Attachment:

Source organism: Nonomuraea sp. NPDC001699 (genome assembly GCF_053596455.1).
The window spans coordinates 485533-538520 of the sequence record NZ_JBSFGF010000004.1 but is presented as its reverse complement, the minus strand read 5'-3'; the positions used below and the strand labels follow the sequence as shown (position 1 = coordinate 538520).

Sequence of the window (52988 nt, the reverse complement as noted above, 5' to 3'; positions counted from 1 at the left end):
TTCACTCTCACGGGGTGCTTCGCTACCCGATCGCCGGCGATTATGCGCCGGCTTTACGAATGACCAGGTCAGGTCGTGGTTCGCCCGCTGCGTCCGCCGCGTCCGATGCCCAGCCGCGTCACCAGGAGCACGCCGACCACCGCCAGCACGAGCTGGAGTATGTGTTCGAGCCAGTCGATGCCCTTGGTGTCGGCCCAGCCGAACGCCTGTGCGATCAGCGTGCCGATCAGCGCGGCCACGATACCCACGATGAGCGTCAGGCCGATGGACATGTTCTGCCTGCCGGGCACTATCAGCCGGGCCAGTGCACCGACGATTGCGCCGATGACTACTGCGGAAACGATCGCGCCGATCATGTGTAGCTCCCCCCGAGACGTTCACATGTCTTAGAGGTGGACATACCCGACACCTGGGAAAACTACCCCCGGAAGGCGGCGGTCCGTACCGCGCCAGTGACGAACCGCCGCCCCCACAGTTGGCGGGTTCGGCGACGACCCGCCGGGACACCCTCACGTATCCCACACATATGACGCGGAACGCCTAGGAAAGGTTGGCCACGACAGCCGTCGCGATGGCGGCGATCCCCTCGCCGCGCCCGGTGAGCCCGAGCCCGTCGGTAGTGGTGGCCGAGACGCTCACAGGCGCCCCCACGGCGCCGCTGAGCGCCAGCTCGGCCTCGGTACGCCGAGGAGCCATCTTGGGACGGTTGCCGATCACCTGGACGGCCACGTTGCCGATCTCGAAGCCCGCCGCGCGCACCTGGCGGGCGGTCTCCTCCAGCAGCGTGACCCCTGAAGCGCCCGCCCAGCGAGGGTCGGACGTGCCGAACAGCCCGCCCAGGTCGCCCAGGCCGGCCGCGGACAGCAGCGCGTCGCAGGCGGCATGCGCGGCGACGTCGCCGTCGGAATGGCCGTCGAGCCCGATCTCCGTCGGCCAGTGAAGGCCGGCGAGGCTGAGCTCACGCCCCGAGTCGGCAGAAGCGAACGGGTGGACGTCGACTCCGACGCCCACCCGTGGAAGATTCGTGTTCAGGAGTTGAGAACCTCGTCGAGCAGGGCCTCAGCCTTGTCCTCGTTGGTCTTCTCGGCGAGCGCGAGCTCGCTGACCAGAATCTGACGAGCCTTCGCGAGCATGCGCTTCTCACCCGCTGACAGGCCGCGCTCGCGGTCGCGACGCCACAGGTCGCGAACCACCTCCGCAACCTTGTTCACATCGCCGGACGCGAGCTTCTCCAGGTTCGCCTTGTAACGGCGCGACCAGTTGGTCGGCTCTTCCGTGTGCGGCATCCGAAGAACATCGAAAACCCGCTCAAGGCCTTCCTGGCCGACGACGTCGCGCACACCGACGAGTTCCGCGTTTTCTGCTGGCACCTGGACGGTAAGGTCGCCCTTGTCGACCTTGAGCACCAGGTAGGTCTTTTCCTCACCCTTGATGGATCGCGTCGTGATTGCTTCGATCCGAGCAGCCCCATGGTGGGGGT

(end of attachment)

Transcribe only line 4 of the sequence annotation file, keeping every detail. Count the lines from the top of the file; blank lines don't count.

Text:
TTCACTCTCACGGGGTGCTTCGCTACCCGATCGCCGGCGATTATGCGCCGGCTTTACGAATGACCAGGTCAGGTCGTGGTTCGCCCGCTGCGTCCGCCGCGTCCGATGCCCAGCCGCGTCACCAGGAGCACGCCGACCACCGCCAGCACGAGCTGGAGTATGTGTTCGAGCCAGTCGATGCCCTTGGTGTCGGCCCAGCCGAACGCCTGTGCGATCAGCGTGCCGATCAGCGCGGCCACGATACCCACGATGAGCGTCAGGCCGATGGACATGTTCTGCCTGCCGGGCACTATCAGCCGGGCCAGTGCACCGACGATTGCGCCGATGACTACTGCGGAAACGATCGCGCCGATCATGTGTAGCTCCCCCCGAGACGTTCACATGTCTTAGAGGTGGACATACCCGACACCTGGGAAAACTACCCCCGGAAGGCGGCGGTCCGTACCGCGCCAGTGACGAACCGCCGCCCCCACAGTTGGCGGGTTCGGCGACGACCCGCCGGGACACCCTCACGTATCCCACACATATGACGCGGAACGCCTAGGAAAGGTTGGCCACGACAGCCGTCGCGATGGCGGCGATCCCCTCGCCGCGCCCGGTGAGCCCGAGCCCGTCGGTAGTGGTGGCCGAGACGCTCACAGGCGCCCCCACGGCGCCGCTGAGCGCCAGCTCGGCCTCGGTACGCCGAGGAGCCATCTTGGGACGGTTGCCGATCACCTGGACGGCCACGTTGCCGATCTCGAAGCCCGCCGCGCGCACCTGGCGGGCGGTCTCCTCCAGCAGCGTGACCCCTGAAGCGCCCGCCCAGCGAGGGTCGGACGTGCCGAACAGCCCGCCCAGGTCGCCCAGGCCGGCCGCGGACAGCAGCGCGTCGCAGGCGGCATGCGCGGCGACGTCGCCGTCGGAATGGCCGTCGAGCCCGATCTCCGTCGGCCAGTGAAGGCCGGCGAGGCTGAGCTCACGCCCCGAGTCGGCAGAAGCGAACGGGTGGACGTCGACTCCGACGCCCACCCGTGGAAGATTCGTGTTCAGGAGTTGAGAACCTCGTCGAGCAGGGCCTCAGCCTTGTCCTCGTTGGTCTTCTCGGCGAGCGCGAGCTCGCTGACCAGAATCTGACGAGCCTTCGCGAGCATGCGCTTCTCACCCGCTGACAGGCCGCGCTCGCGGTCGCGACGCCACAGGTCGCGAACCACCTCCGCAACCTTGTTCACATCGCCGGACGCGAGCTTCTCCAGGTTCGCCTTGTAACGGCGCGACCAGTTGGTCGGCTCTTCCGTGTGCGGCATCCGAAGAACATCGAAAACCCGCTCAAGGCCTTCCTGGCCGACGACGTCGCGCACACCGACGAGTTCCGCGTTTTCTGCTGGCACCTGGACGGTAAGGTCGCCCTTGTCGACCTTGAGCACCAGGTAGGTCTTTTCCTCACCCTTGATGGATCGCGTCGTGATTGCTTCGATCCGAGCAGCCCCATGGTGGGGGT